Robots aren’t bad in the kitchen — they can flip burgers, make pizzas, pour you a bowl of muesli or even serve you ice cream.
Despite robots’ culinary talents, according to Thomas Hartwig, founder of new robot restaurant BonBot, there’s not been much attention paid to how diners interact with robots at a restaurant.
Until now. BonBot’s working on ice cream service robots which it'll use in BonBot restaurants, set to open in Sweden later this year. To help, the company’s just raised €2m in seed funding from Stride.vc and byFounders.
“A lot of the existing restaurants that use robots look like they’re deploying something from 40 years into the future into our world today,” says Hartwig, who describes the clinical atmosphere of many of these establishments as “almost like having an ice cream or a pizza at a dentist's office.”
“We want to bring something that is more human,” he says.
Hartwig says the company didn’t want to just make an advanced vending machine so, as well as trying to make the restaurants look less futuristic than some other robot catering companies, they’ll also have human staff, or “mood managers” onsite to help customers.
BonBot’s customers will make their order via an app — which they’ll also pay through — and robots will make their ice cream in front of them as they choose the toppings, flavouring and sauces.
There’ll also be an option to order your ice cream remotely and schedule when you want to pick it up.
Hartwig’s focus on the user makes sense — before starting BonBot, he worked at gaming company King on its Candy Crush game, famed for its addictive user experience.
But the real benefit of using robots for Hartwig is that the reduction in personnel costs they provide. Those savings can be used to buy high-quality products that are good for the environment.
Soft serve ice cream retailers typically use cheap ingredients to ensure they have a high margin product. Hartwig says the savings the robots make can help BonBot deliver a higher quality product while making similar margins as the rest of the soft serve ice cream industry.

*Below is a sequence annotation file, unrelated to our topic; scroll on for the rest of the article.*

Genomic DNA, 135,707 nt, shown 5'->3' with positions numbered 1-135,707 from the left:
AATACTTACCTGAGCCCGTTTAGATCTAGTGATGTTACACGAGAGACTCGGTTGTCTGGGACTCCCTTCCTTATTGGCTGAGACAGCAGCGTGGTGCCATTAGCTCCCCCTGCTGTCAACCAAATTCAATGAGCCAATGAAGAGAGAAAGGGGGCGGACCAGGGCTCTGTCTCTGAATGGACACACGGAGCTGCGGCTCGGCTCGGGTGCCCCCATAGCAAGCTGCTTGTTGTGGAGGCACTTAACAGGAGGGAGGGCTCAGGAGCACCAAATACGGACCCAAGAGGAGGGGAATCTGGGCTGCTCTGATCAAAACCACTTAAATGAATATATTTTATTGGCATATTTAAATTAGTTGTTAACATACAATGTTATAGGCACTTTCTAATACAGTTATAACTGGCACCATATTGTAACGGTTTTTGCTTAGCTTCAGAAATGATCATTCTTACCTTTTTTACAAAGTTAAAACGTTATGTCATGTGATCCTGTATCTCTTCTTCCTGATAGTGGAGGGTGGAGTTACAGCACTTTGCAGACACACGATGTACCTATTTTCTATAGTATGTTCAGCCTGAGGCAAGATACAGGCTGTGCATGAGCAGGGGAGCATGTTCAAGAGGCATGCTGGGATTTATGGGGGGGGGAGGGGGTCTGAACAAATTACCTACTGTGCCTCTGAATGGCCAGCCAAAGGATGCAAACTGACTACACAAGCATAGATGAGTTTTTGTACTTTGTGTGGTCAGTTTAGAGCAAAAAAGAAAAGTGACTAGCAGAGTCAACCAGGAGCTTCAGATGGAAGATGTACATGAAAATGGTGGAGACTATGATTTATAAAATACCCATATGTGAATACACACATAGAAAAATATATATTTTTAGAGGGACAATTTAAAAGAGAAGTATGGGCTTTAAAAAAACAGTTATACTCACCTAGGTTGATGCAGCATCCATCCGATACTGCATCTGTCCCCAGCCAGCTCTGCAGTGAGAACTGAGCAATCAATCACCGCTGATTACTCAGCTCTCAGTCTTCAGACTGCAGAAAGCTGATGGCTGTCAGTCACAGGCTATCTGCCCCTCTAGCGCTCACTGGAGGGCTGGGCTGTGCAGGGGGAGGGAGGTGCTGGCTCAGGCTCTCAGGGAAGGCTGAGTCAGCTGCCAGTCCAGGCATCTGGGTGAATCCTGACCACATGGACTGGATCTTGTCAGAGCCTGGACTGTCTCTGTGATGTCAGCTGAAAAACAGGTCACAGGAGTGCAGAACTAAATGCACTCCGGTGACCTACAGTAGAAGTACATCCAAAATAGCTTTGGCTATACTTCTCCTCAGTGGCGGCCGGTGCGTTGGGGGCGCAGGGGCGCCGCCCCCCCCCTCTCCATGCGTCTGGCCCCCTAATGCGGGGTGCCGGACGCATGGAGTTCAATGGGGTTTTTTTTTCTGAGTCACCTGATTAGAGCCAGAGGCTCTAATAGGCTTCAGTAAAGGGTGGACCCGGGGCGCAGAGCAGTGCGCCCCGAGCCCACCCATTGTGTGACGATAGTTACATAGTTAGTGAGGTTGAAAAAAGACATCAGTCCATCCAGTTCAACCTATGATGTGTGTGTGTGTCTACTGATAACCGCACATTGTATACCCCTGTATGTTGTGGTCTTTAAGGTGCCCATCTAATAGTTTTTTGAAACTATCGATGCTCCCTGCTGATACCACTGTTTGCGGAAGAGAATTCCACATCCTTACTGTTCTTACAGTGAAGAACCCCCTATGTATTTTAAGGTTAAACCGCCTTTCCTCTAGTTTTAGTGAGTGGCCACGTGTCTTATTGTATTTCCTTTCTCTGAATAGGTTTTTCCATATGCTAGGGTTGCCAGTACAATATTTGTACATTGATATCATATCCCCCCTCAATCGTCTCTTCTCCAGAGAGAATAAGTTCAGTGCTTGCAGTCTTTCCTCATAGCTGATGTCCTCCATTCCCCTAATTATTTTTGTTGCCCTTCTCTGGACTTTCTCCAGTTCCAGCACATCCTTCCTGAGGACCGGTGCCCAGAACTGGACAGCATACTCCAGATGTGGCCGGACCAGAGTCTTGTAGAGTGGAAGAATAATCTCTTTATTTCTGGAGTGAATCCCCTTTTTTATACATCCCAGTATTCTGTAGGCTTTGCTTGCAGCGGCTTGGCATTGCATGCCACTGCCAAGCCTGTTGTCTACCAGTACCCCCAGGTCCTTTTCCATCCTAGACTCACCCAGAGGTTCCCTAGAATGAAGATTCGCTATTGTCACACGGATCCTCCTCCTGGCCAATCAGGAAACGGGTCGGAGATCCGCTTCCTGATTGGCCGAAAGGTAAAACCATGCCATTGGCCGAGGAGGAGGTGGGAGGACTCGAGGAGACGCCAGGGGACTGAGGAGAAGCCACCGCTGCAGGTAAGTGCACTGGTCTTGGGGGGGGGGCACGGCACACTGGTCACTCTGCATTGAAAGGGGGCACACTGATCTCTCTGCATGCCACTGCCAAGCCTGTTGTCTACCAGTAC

“Customers will probably come into the restaurant with low expectations of the food, because they think that it's a show,” Hartwig says. “But that's where I want to surprise the customers and deliver the best ice cream.”
Those ingredients can also be more sustainably sourced, he says, something that’s increasingly important to BonBot’s target customer base: Gen Z and millennials.
BonBot’s robots can help drive sustainability in another way too, Hartwig says. They’re based on an analytics platform that aims to predict supply and demand.
“We know the weather, we know the events that are happening in the city, and we can be much smarter in terms of predicting the ingredients that we need,” he says.
Using tools to predict supply and demand more exactly, as well as the robots’ ability to measure ingredients very precisely, means there should be less food waste coming out of the restaurants.
Although the focus for now is on ice cream, Hartwig says they could branch out into a range of other products — particularly coffee, where robots could help customers specify the blend and temperature of their drinks.
BonBot plans to open between two and four restaurants in Sweden, before moving into the rest of Europe once they’ve proven the robot concept.
Sweden’s perfect, he says, because it’s a tech-savvy country and Stockholm’s full of food innovation — even if it might not be the ideal place to market ice cream all year round.
“It might be hard to sell an ice cream in October or November when it's dark,” Hartwig says. “But we've been thinking about sort of trying to come up with recipes that will make you want to have an ice cream, even on a cold day.”